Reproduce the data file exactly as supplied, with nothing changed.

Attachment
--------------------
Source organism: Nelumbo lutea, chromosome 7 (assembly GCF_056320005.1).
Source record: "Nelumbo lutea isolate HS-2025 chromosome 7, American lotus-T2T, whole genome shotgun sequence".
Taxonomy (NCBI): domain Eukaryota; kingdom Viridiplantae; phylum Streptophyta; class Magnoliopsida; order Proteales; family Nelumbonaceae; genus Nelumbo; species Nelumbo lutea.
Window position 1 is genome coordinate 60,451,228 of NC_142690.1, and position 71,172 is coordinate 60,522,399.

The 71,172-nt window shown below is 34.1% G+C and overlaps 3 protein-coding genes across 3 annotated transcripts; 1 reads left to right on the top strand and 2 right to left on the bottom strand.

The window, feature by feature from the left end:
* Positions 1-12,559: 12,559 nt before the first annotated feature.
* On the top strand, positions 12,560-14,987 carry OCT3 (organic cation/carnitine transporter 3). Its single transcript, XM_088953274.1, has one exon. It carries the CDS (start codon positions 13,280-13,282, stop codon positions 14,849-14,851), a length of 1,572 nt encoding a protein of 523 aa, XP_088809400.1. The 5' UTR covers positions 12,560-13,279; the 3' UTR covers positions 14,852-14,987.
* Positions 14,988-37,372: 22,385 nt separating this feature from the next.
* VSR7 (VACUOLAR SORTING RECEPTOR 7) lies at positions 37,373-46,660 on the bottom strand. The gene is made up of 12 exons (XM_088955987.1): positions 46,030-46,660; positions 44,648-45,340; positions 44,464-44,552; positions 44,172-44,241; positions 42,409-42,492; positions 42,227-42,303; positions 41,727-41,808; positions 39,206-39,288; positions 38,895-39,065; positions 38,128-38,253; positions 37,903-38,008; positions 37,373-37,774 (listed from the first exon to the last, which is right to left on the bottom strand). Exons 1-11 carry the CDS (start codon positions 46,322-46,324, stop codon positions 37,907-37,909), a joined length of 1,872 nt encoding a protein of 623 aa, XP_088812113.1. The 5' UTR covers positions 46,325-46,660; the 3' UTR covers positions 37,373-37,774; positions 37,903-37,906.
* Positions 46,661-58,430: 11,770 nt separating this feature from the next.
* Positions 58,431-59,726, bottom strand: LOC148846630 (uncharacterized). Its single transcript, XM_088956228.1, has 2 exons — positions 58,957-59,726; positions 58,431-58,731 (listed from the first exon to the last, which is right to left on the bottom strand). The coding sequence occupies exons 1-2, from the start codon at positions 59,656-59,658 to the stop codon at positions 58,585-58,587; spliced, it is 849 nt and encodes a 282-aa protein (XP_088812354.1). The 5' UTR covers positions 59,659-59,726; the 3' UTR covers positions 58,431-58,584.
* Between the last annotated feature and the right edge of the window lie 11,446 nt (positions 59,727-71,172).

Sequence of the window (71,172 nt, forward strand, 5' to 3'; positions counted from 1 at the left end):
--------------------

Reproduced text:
Source organism: Nelumbo lutea, chromosome 7 (assembly GCF_056320005.1).
Source record: "Nelumbo lutea isolate HS-2025 chromosome 7, American lotus-T2T, whole genome shotgun sequence".
Taxonomy (NCBI): domain Eukaryota; kingdom Viridiplantae; phylum Streptophyta; class Magnoliopsida; order Proteales; family Nelumbonaceae; genus Nelumbo; species Nelumbo lutea.
Window position 1 is genome coordinate 60,451,228 of NC_142690.1, and position 71,172 is coordinate 60,522,399.

The 71,172-nt window shown below is 34.1% G+C and overlaps 3 protein-coding genes across 3 annotated transcripts; 1 reads left to right on the top strand and 2 right to left on the bottom strand.

The window, feature by feature from the left end:
* Positions 1-12,559: 12,559 nt before the first annotated feature.
* On the top strand, positions 12,560-14,987 carry OCT3 (organic cation/carnitine transporter 3). Its single transcript, XM_088953274.1, has one exon. It carries the CDS (start codon positions 13,280-13,282, stop codon positions 14,849-14,851), a length of 1,572 nt encoding a protein of 523 aa, XP_088809400.1. The 5' UTR covers positions 12,560-13,279; the 3' UTR covers positions 14,852-14,987.
* Positions 14,988-37,372: 22,385 nt separating this feature from the next.
* VSR7 (VACUOLAR SORTING RECEPTOR 7) lies at positions 37,373-46,660 on the bottom strand. The gene is made up of 12 exons (XM_088955987.1): positions 46,030-46,660; positions 44,648-45,340; positions 44,464-44,552; positions 44,172-44,241; positions 42,409-42,492; positions 42,227-42,303; positions 41,727-41,808; positions 39,206-39,288; positions 38,895-39,065; positions 38,128-38,253; positions 37,903-38,008; positions 37,373-37,774 (listed from the first exon to the last, which is right to left on the bottom strand). Exons 1-11 carry the CDS (start codon positions 46,322-46,324, stop codon positions 37,907-37,909), a joined length of 1,872 nt encoding a protein of 623 aa, XP_088812113.1. The 5' UTR covers positions 46,325-46,660; the 3' UTR covers positions 37,373-37,774; positions 37,903-37,906.
* Positions 46,661-58,430: 11,770 nt separating this feature from the next.
* Positions 58,431-59,726, bottom strand: LOC148846630 (uncharacterized). Its single transcript, XM_088956228.1, has 2 exons — positions 58,957-59,726; positions 58,431-58,731 (listed from the first exon to the last, which is right to left on the bottom strand). The coding sequence occupies exons 1-2, from the start codon at positions 59,656-59,658 to the stop codon at positions 58,585-58,587; spliced, it is 849 nt and encodes a 282-aa protein (XP_088812354.1). The 5' UTR covers positions 59,659-59,726; the 3' UTR covers positions 58,431-58,584.
* Between the last annotated feature and the right edge of the window lie 11,446 nt (positions 59,727-71,172).

Sequence of the window (71,172 nt, forward strand, 5' to 3'; positions counted from 1 at the left end):